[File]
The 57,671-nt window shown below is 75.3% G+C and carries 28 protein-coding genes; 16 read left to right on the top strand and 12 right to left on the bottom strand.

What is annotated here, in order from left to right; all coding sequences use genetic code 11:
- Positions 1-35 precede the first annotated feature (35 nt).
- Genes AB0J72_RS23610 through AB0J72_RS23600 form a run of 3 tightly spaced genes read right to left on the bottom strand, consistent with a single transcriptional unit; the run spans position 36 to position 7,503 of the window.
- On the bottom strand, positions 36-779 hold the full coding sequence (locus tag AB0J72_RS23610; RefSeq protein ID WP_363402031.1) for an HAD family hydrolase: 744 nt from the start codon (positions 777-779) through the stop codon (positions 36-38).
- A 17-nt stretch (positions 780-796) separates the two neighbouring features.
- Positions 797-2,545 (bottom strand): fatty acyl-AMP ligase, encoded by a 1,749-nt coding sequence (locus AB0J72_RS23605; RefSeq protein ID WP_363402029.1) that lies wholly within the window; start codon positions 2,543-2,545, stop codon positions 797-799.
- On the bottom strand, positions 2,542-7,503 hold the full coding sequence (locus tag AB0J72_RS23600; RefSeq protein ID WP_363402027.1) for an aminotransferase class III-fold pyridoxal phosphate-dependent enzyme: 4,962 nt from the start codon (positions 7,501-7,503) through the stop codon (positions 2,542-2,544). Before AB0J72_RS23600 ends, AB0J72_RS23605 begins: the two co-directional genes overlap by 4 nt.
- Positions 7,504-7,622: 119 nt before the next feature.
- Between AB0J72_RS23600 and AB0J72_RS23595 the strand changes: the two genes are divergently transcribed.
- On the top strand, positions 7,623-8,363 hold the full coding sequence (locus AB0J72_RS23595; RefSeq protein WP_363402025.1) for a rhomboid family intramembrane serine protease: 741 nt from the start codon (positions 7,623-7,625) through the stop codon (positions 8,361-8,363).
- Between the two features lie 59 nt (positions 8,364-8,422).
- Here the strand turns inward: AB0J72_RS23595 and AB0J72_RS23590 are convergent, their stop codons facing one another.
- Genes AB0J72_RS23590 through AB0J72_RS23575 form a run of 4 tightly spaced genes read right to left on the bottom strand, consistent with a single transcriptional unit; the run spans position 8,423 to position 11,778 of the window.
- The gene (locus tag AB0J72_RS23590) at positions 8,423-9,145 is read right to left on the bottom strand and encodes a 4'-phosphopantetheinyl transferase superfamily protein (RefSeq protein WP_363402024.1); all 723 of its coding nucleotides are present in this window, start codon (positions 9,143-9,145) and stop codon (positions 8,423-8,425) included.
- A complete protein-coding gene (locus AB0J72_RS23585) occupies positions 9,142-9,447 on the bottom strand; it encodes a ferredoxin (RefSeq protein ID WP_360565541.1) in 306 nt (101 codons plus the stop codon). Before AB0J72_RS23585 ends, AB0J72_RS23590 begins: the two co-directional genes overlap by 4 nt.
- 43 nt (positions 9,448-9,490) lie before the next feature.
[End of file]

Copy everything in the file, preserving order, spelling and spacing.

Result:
The 57,671-nt window shown below is 75.3% G+C and carries 28 protein-coding genes; 16 read left to right on the top strand and 12 right to left on the bottom strand.

What is annotated here, in order from left to right; all coding sequences use genetic code 11:
- Positions 1-35 precede the first annotated feature (35 nt).
- Genes AB0J72_RS23610 through AB0J72_RS23600 form a run of 3 tightly spaced genes read right to left on the bottom strand, consistent with a single transcriptional unit; the run spans position 36 to position 7,503 of the window.
- On the bottom strand, positions 36-779 hold the full coding sequence (locus tag AB0J72_RS23610; RefSeq protein ID WP_363402031.1) for an HAD family hydrolase: 744 nt from the start codon (positions 777-779) through the stop codon (positions 36-38).
- A 17-nt stretch (positions 780-796) separates the two neighbouring features.
- Positions 797-2,545 (bottom strand): fatty acyl-AMP ligase, encoded by a 1,749-nt coding sequence (locus AB0J72_RS23605; RefSeq protein ID WP_363402029.1) that lies wholly within the window; start codon positions 2,543-2,545, stop codon positions 797-799.
- On the bottom strand, positions 2,542-7,503 hold the full coding sequence (locus tag AB0J72_RS23600; RefSeq protein ID WP_363402027.1) for an aminotransferase class III-fold pyridoxal phosphate-dependent enzyme: 4,962 nt from the start codon (positions 7,501-7,503) through the stop codon (positions 2,542-2,544). Before AB0J72_RS23600 ends, AB0J72_RS23605 begins: the two co-directional genes overlap by 4 nt.
- Positions 7,504-7,622: 119 nt before the next feature.
- Between AB0J72_RS23600 and AB0J72_RS23595 the strand changes: the two genes are divergently transcribed.
- On the top strand, positions 7,623-8,363 hold the full coding sequence (locus AB0J72_RS23595; RefSeq protein WP_363402025.1) for a rhomboid family intramembrane serine protease: 741 nt from the start codon (positions 7,623-7,625) through the stop codon (positions 8,361-8,363).
- Between the two features lie 59 nt (positions 8,364-8,422).
- Here the strand turns inward: AB0J72_RS23595 and AB0J72_RS23590 are convergent, their stop codons facing one another.
- Genes AB0J72_RS23590 through AB0J72_RS23575 form a run of 4 tightly spaced genes read right to left on the bottom strand, consistent with a single transcriptional unit; the run spans position 8,423 to position 11,778 of the window.
- The gene (locus tag AB0J72_RS23590) at positions 8,423-9,145 is read right to left on the bottom strand and encodes a 4'-phosphopantetheinyl transferase superfamily protein (RefSeq protein WP_363402024.1); all 723 of its coding nucleotides are present in this window, start codon (positions 9,143-9,145) and stop codon (positions 8,423-8,425) included.
- A complete protein-coding gene (locus AB0J72_RS23585) occupies positions 9,142-9,447 on the bottom strand; it encodes a ferredoxin (RefSeq protein ID WP_360565541.1) in 306 nt (101 codons plus the stop codon). Before AB0J72_RS23585 ends, AB0J72_RS23590 begins: the two co-directional genes overlap by 4 nt.
- 43 nt (positions 9,448-9,490) lie before the next feature.